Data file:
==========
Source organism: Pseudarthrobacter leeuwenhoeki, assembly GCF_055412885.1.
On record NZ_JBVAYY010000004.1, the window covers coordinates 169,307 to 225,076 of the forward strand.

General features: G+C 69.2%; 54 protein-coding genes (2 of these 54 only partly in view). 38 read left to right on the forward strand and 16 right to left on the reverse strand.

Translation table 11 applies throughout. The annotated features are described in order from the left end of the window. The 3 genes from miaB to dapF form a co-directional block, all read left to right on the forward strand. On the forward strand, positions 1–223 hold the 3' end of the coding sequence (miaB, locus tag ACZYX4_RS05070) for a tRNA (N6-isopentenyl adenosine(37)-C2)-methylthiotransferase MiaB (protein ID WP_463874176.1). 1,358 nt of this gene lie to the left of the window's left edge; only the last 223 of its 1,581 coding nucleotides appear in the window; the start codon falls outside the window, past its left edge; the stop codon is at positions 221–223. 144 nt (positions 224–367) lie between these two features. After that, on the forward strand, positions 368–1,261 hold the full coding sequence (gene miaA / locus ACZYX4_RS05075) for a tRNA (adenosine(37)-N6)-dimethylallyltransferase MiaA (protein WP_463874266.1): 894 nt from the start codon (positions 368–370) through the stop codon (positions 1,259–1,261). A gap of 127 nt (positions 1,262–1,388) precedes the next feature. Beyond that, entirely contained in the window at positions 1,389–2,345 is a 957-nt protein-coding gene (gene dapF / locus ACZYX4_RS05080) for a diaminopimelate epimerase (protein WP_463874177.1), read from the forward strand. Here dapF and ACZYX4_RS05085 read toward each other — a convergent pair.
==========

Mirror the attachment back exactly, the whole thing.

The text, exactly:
Source organism: Pseudarthrobacter leeuwenhoeki, assembly GCF_055412885.1.
On record NZ_JBVAYY010000004.1, the window covers coordinates 169,307 to 225,076 of the forward strand.

General features: G+C 69.2%; 54 protein-coding genes (2 of these 54 only partly in view). 38 read left to right on the forward strand and 16 right to left on the reverse strand.

Translation table 11 applies throughout. The annotated features are described in order from the left end of the window. The 3 genes from miaB to dapF form a co-directional block, all read left to right on the forward strand. On the forward strand, positions 1–223 hold the 3' end of the coding sequence (miaB, locus tag ACZYX4_RS05070) for a tRNA (N6-isopentenyl adenosine(37)-C2)-methylthiotransferase MiaB (protein ID WP_463874176.1). 1,358 nt of this gene lie to the left of the window's left edge; only the last 223 of its 1,581 coding nucleotides appear in the window; the start codon falls outside the window, past its left edge; the stop codon is at positions 221–223. 144 nt (positions 224–367) lie between these two features. After that, on the forward strand, positions 368–1,261 hold the full coding sequence (gene miaA / locus ACZYX4_RS05075) for a tRNA (adenosine(37)-N6)-dimethylallyltransferase MiaA (protein WP_463874266.1): 894 nt from the start codon (positions 368–370) through the stop codon (positions 1,259–1,261). A gap of 127 nt (positions 1,262–1,388) precedes the next feature. Beyond that, entirely contained in the window at positions 1,389–2,345 is a 957-nt protein-coding gene (gene dapF / locus ACZYX4_RS05080) for a diaminopimelate epimerase (protein WP_463874177.1), read from the forward strand. Here dapF and ACZYX4_RS05085 read toward each other — a convergent pair.